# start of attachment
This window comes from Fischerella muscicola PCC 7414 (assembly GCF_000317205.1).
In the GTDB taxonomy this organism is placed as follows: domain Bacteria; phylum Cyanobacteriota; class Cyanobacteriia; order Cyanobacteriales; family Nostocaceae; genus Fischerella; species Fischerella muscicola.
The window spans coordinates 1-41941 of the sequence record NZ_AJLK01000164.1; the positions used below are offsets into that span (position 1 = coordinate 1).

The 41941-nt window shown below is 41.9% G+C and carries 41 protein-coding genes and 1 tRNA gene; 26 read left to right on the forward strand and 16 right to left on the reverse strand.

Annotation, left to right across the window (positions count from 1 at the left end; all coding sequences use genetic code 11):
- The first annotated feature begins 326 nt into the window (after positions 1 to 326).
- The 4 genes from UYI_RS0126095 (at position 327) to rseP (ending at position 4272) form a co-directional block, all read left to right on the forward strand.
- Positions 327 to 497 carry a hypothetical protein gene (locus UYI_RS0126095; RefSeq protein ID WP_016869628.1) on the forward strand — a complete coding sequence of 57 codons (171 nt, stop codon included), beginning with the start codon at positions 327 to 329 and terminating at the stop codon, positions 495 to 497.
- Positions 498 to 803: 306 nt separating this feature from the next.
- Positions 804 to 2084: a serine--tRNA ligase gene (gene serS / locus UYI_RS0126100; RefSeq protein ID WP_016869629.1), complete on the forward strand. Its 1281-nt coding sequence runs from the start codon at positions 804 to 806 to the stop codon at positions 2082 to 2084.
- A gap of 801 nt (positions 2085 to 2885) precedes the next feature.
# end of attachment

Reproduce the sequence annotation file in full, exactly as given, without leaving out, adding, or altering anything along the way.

This window comes from Fischerella muscicola PCC 7414 (assembly GCF_000317205.1).
In the GTDB taxonomy this organism is placed as follows: domain Bacteria; phylum Cyanobacteriota; class Cyanobacteriia; order Cyanobacteriales; family Nostocaceae; genus Fischerella; species Fischerella muscicola.
The window spans coordinates 1-41941 of the sequence record NZ_AJLK01000164.1; the positions used below are offsets into that span (position 1 = coordinate 1).

The 41941-nt window shown below is 41.9% G+C and carries 41 protein-coding genes and 1 tRNA gene; 26 read left to right on the forward strand and 16 right to left on the reverse strand.

Annotation, left to right across the window (positions count from 1 at the left end; all coding sequences use genetic code 11):
- The first annotated feature begins 326 nt into the window (after positions 1 to 326).
- The 4 genes from UYI_RS0126095 (at position 327) to rseP (ending at position 4272) form a co-directional block, all read left to right on the forward strand.
- Positions 327 to 497 carry a hypothetical protein gene (locus UYI_RS0126095; RefSeq protein ID WP_016869628.1) on the forward strand — a complete coding sequence of 57 codons (171 nt, stop codon included), beginning with the start codon at positions 327 to 329 and terminating at the stop codon, positions 495 to 497.
- Positions 498 to 803: 306 nt separating this feature from the next.
- Positions 804 to 2084: a serine--tRNA ligase gene (gene serS / locus UYI_RS0126100; RefSeq protein ID WP_016869629.1), complete on the forward strand. Its 1281-nt coding sequence runs from the start codon at positions 804 to 806 to the stop codon at positions 2082 to 2084.
- A gap of 801 nt (positions 2085 to 2885) precedes the next feature.